What are Essential Oils?
Essential oils are the subtle, aromatic and volatile life-force extracted from the flowers, seeds, leaves, stems, bark and roots of herbs, bushes, shrubs and trees, through steam distillation under low pressure and low temperature.
Like human beings, they are alive, both chemically and electrically. They have a direct effect on the brain through the olfactory system and skin absorption. Serving the same function as human blood, essential oils are the regenerating and oxygenating properties of the plant kingdom.
Essential oils are important in bringing oxygen and nutrients to the cells and assist in the efficient disposal of carbon dioxide and other waste products. Oils enhance brain wave function, improve spiritual awareness and bring about a beautiful balance to the body. Essential oils contain a frequency that is several times greater than the frequency of herbs and food. There is not a single part of the human body and brain that is not balanced by the action of essential oils.
Aromatherapy is the art and science of the use and application of essential oils for physical, mental, emotional and spiritual balance.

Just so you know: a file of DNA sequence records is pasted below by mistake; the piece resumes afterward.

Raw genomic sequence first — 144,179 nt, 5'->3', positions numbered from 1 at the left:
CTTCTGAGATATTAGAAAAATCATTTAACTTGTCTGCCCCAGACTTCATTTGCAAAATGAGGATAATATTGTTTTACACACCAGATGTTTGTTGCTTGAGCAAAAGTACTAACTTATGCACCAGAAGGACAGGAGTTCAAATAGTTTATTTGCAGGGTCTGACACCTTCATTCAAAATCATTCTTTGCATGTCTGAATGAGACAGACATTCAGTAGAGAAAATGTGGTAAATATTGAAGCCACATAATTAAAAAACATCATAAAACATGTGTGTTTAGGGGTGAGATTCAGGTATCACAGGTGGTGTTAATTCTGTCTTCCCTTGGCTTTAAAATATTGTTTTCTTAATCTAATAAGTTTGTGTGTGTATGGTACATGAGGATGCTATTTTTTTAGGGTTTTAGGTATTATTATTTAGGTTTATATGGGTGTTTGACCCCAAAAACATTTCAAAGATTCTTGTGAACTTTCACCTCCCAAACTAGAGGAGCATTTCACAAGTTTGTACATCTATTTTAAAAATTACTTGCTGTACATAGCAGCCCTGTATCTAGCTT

Water therapies with essential oils:
1. Floral Waters
Floral Waters are aromatherapy’s best-kept secret. They are the exquisite byproducts of the steam distillation of essential oils. Floral waters have the same compounds as the essential oils, but in lower concentration. They are gentle, fragrant, and suitable for all ages. They are rehydrating, nurturing and refreshing to the skin. I use lavender floral water to freshen a room, sanitize sheets and pillows in a hotel room and hydrate my skin during plane flights. You can spray floral water on your plants and animals to deter pests. Recently, I experienced drinking the pure floral water at a farm where the peppermint was being distilled. Superb! I use the floral waters of basil, German chamomile, clary sage, eucalyptus, juniper, lavender, melissa, peppermint, spearmint, Idaho tansy and thyme.
2. Steam inhalation